Also in January, we are reissuing the original book that started it all: AMELIA BEDELIA, by Peggy Parish, with illustrations by Fritz Siebel. It features the original jacket, two-color interior artwork, and book design from the 1963 edition, but with a slightly larger trim size and truly wonderful back matter: archival photographs, sketches, pages from the original book dummy, information about Peggy and Fritz, and a terrific timeline that shows how Amelia Bedelia has grown over the years.
Celebrate with us! We’ll be having fun with Amelia all year long.
Sometimes a publishing season comes around that is so full and great that you almost can’t believe it, and Winter 2013 is one such season for us in the picture book arena. There truly is something for everyone in this winter’s happy group: sneezing pandas, biographies, non-fiction, historical fiction, poetry, collage, dioramas, monsters, farm animals, and did we mention… unbearably adorable sneezing pandas? Neil Gaiman, Adam Rex, Melissa Sweet, Jack Prelutsky, and more– the talent pool is just too deep! Look forward to upcoming posts featuring the artwork of the following books that we think are going to be “picture-perfect” additions to your classroom, library, home, and heart.
by Neil Gaiman
Illustrated by Adam Rex
Beloved storyteller Neil Gaiman and acclaimed artist Adam Rex bring us Chu, a baby panda’s whose mighty sneeze produces disastrous and hilarious results.
Great for: reading aloud, storytime! (there’s a great library scene )
Starred Review: PW
BRICK BY BRICK
by Charles R. Smith Jr.
Illustrated by Floyd Cooper
On the heels of the 2012 Presidential election comes this powerful story of the building of the White house. Coretta Scott King Award winners Charles R. Smith and Floyd Cooper capture the emotion and the toil that created this incredible structure, the home of our President. Built brick by brick, the White House was created by human hands, many of them slaves, whose hard labor created the symbol of this country.
Themes and applications: history, the United States, slavery.
by Brett Helquist
Goat has never had a single friend in his life. He doesn’t want one now. What he wants is to eat, and so he does! That is, until he stumbles upon a beautiful dandelion that stops him in his tracks. And once Goat opens his eyes to the beauty that surrounds him, he can’t help but open his heart as well.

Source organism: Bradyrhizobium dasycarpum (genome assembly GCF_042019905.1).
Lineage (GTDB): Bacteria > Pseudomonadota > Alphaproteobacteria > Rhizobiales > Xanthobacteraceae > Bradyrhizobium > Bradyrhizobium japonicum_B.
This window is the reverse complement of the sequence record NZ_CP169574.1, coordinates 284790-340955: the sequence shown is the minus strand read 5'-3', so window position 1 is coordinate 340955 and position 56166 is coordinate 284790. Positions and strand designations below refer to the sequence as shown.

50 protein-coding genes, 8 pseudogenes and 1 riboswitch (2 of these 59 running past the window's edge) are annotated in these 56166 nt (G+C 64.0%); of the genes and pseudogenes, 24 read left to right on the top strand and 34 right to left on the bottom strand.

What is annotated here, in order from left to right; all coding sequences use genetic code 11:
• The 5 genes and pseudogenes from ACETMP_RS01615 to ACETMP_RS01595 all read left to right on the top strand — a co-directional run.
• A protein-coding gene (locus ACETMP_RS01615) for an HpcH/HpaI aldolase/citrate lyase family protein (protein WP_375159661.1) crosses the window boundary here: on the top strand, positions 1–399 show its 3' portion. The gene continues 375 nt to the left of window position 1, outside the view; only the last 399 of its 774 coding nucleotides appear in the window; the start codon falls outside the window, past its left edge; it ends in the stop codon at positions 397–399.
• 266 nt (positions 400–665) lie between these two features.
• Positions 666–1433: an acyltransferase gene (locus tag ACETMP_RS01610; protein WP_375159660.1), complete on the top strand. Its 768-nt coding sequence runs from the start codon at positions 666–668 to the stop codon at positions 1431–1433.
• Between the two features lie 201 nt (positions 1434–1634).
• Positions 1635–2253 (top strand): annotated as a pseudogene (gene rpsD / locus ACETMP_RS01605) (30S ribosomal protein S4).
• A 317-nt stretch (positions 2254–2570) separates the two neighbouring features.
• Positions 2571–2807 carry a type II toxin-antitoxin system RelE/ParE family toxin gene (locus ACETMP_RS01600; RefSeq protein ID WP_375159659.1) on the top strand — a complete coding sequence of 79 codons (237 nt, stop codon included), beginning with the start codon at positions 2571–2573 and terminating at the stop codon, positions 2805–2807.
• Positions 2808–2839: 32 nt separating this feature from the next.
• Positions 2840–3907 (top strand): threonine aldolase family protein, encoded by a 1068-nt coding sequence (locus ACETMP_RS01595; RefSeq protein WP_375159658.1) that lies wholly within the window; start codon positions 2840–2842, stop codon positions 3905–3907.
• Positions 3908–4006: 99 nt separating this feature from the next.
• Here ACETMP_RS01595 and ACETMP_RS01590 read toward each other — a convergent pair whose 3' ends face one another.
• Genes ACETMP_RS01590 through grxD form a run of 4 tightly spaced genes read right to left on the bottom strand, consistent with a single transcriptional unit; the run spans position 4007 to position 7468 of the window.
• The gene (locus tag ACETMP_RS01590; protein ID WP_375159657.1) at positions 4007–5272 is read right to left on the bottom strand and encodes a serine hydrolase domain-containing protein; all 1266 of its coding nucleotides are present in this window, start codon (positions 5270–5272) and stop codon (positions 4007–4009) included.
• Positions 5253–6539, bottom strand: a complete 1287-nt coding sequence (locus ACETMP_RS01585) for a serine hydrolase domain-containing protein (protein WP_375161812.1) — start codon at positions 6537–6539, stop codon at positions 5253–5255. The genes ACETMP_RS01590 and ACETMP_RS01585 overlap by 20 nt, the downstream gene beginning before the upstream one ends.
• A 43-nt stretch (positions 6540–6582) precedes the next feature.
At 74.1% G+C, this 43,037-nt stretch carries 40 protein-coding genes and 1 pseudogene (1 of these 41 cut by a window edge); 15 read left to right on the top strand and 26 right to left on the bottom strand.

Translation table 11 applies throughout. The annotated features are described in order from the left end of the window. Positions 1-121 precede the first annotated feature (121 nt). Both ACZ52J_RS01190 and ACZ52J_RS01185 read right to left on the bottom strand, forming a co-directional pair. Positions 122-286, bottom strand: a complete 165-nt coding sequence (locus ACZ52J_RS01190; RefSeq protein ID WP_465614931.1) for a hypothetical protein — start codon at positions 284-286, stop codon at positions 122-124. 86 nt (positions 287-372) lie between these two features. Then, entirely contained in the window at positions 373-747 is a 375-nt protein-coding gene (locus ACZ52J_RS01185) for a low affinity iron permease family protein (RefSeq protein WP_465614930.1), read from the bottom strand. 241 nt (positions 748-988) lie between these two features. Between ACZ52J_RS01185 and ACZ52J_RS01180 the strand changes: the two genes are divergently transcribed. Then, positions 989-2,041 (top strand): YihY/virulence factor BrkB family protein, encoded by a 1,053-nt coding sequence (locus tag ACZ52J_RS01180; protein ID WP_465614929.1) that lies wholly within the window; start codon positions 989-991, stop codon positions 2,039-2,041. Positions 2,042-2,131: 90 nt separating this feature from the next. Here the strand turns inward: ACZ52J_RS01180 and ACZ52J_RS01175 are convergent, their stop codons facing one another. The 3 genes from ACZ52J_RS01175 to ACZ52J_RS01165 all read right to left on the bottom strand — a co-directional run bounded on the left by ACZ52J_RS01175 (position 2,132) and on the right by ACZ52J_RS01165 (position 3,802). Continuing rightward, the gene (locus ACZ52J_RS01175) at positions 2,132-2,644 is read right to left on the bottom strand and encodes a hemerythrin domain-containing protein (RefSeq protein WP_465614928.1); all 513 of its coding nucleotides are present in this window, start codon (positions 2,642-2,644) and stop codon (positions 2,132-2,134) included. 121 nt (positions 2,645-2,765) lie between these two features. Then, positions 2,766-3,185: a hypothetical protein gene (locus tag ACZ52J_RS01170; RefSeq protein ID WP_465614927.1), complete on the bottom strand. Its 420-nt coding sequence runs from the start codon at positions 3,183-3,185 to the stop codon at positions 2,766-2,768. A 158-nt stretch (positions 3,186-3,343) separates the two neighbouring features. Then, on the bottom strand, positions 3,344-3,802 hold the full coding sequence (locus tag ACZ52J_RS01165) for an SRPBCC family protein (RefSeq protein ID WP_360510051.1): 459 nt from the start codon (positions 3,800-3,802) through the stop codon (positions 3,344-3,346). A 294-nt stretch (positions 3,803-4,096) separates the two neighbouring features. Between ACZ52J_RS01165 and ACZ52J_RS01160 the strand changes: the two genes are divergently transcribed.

Themes and applications: friendship, grief, the circle of life, animals, reading aloud!
by Kadir Nelson
In poignant verse and glorious illustrations, Kadir Nelson tells the story of a young boy’s determination to change South Africa and of the struggles of a man who eventually became the president of his country by believing in equality for people of all colors. Readers will be inspired by Nelson Mandela’s triumph and his lifelong quest to create a more just world.
Themes and applications: equality, justice, perseverance, Black History Month.
Two starred reviews! Kirkus, PW
by Michelle Markel
Illustrated by Melissa Sweet
The inspiring true story of Clara Lemlich, a young immigrant girl who led the biggest strike of women workers in U.S. history. Caldecott Honor and Sibert Medal winner Melissa Sweet has used a variety of techniques—oil paints, watercolor, collage—to create a truly stunning picture book.
Themes and applications: Women’s history, equality, individuality, collage.
Starred Review: PW
MONSTERS LOVE COLORS
by Mike Austin
Different-colored monsters howl, growl, and roar for more as they mix and match primary colors to make new shades and hues. We (dare we say!) see this as the heir apparent to The Color Kittens by Margaret Wise Brown.
Themes and applications: colors– primary and secondary colors, creativity, storytime!
STARDINES SWIM HIGH ACROSS THE SKY
by Jack Prelutsky
illustrated by Carin Berger
Sixteen mixed-up animal poems by poet Jack Prelutsky are paired with stunning three-dimensional collages, dioramas, and shadow boxes by Carin Berger. A faux natural history catalog of silliness, originality, and spectacular beauty.
Themes and applications: poetry, creativity, reading aloud!
TITO PUENTE, MAMBO KING
by Monica Brown
Illustrated by Rafael Lopez
A vibrant picture book biography of Tito Puente, the Mambo King. Rafael Lopez’ colorful illustrations make the story come alive.
Themes and applications: biography, music, creativity, storytime!
What do you think? Do any of these books look like ones you can use with your students, patrons, or your own kids? We’d love to know!
Even though it feels like we JUST got back from TLA (and more on that terrific show later), we’re heading to Molly’s hometown Chicago tomorrow to exhibit at the International Reading Association next week. Will you be there, too? If so, come by booth #2240 for our wonderful author signings (listed below) galleys, teaching guides, posters, bookmarks, booktalking, and friend-making.
MONDAY, APRIL 30TH:
1:00–2:00PM, Henry Cole
TUESDAY, MAY 1ST:
*9:30–12:00PM, I CAN READ GOES DIGITAL– swing by our booth Tuesday morning to take a photo with your favorite I Can Read costumed characters, see demos of I Can Read books on the iPad and Nook, and enter a sweepstakes to win your own ereader or tablet loaded with an I Can Read library!*
12:30–1:00PM, Jan Spivey Gilchrist
1:00–2:00PM, Amy Krouse Rosenthal and Peter Reynolds
2:00–2:30PM, Alma Flor Ada and F. Isabel Campos
2:30–3:30PM, Patricia McCormick
3:30–4:00PM, Stuart Murphy
WEDNESDAY, MAY 2ND:
9:30–10:30AM, Laura Numeroff (do you like donuts? If so, make a point to come to this one!)
11:00–11:30AM, Jody Feldman
11:30AM–12:30PM, Rita Williams-Garcia
See you there!